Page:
Prettybird directors served up distinctly out-of-the box fare. Calmatic was the talent behind the weirdly wonderful music video for the hit song of 2019, Lil Nas X’s “Old Town Road.” The story catapults Lil Nas X and Billy Ray Cyrus from a Western into a modern suburban scene to appeal to hip-hop and country fans of all ages. In Nike and W+K’s moving “Dream Further,” directed by Francois Rousselet for the FIFA women’s World Cup, a young player gets a taste of what it could be like to be a top female soccer star. The huge production involved 16 athletes shot across three countries, and proved women’s soccer ads could compete with men’s for scale and ambition.
One of the creative gems of Pulse’s reel—and 2019’s advertising altogether—was Apple’s gorgeous “Bounce” film, conceived out of TBWA\Media Arts Lab and directed by Oscar Hudson. The spot is magic, depicting a man springing across city streets as if immune to gravity. That it was captured entirely with practical effects, all in-camera, gave it an otherworldly feel. The company also delivered breathtaking performance work for ITV in a pair of spots from Uncommon starring actors Roger Allam and Brenda Blethyn portraying their iconic roles as Detective Inspector Fred Thursday and Detective Vera Stanhope, respectively, breaking the fourth wall to illustrate how the broadcaster delivers “More Than TV.” —Ann-Christine Diaz
Apple turned to Radical’s stellar bench to tell a range of interesting tales. Alexander Payne compiled a series of quirky vignettes of uncomfortable everyday intrusions to underscore how “privacy matters;” comic master Steve Miller captured parental cattiness in a spot promoting the iPhone’s “Bokeh”-bilities; and Derek Cianfrance visited programmers in late-night hours in a triumphant black-and-white film welcoming them to the brand’s Worldwide Developers Conference. Music video maven Dave Meyers was at the helm for 2019 breakout star Billie Eilish’s deliciously bizarre “Bad Guy” clip, while Agostina Galvez brought off- kilter photographic sensibilities to another Billie, the razor brand, for its “Movember” campaign. —Ann-Christine Diaz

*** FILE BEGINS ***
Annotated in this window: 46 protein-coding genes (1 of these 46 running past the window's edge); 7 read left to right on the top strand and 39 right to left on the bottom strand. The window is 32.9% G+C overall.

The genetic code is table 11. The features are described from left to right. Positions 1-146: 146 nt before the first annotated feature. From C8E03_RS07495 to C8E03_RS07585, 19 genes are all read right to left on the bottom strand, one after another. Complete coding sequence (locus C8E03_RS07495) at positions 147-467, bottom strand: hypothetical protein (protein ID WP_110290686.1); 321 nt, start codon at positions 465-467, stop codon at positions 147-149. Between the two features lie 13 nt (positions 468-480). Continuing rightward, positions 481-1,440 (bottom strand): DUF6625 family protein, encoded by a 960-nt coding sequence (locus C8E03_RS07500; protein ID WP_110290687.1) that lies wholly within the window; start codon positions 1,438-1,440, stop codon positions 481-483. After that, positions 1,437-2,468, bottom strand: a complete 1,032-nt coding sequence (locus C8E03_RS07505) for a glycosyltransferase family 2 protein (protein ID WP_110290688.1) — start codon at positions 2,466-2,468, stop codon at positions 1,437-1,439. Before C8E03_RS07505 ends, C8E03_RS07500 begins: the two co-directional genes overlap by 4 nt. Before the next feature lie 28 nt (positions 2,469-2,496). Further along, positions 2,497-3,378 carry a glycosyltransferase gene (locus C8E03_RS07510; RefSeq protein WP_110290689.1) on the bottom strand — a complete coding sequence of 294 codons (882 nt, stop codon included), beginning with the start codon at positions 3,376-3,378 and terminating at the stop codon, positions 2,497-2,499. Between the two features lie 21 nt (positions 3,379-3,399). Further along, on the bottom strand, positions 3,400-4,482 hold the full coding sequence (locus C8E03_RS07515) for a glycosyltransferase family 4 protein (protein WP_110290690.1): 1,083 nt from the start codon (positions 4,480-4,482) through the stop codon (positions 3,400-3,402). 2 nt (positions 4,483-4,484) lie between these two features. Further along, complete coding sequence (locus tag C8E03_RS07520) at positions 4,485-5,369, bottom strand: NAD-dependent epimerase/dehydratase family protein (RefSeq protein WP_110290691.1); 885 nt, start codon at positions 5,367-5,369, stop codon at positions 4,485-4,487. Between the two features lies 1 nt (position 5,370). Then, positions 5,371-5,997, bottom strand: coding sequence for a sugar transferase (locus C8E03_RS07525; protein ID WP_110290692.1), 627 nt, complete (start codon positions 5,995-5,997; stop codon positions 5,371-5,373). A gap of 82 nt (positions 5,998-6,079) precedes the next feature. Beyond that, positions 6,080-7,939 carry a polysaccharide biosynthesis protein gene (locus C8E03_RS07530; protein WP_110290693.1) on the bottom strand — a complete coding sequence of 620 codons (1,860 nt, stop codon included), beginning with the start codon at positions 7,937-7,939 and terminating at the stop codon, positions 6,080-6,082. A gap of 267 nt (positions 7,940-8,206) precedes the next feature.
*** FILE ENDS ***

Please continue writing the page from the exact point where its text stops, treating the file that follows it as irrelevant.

Acclaimed director David Fincher and commercials production vet Dave Morrison opened their company in 2012 with the hope of “resetting” the model and abandoning the idea that you don’t have to be a big shop to succeed. With a team of just 14, the shop continues to break through with some of the industry’s most attention-getting work. Garth Davis shot Macy’s poignant “Santa Girl,” about a little lady with unexpected aspirations to be St. Nick, while Jonathan Glazer delivered a fantastical ad about a runner who takes flight with the help of her Apple Watch. Ian Pons Jewell applied his off-kilter sensibilities to Michelob Ultra’s ad that depicted office workers turning animal-like as they abandon their 9-to-5 lives to heed the call of nature, as well as the out-there spot depicting the freaky origins of yogurt-covered Skittles. —Ann-Christine Diaz
Our 2019 Production Company of the Year proved that no technology is off the table when it comes to creating a standout marketing message. These included Miller Lite’s “Cantroller” from DDB Chicago which turned the brew’s vessel into a game controller, and ASICS’ “Eternal Run” from Edelman. The race, designed to promote the brand’s Glideride shoe technology, leveraged smartwatches to challenge runners to maximize their performance. The company also ventured into “space” with Digitas' ambitious effort for the JFK Library, “JFK Moonshot,” which leveraged AR to recreate the moon landing for modern-day audiences on a variety of platforms. And it teamed with BBH London on Samsung’s “SpaceSelfie,” which captured people’s mugs via Galaxy phones sent into the stratosphere. —Ann-Christine Diaz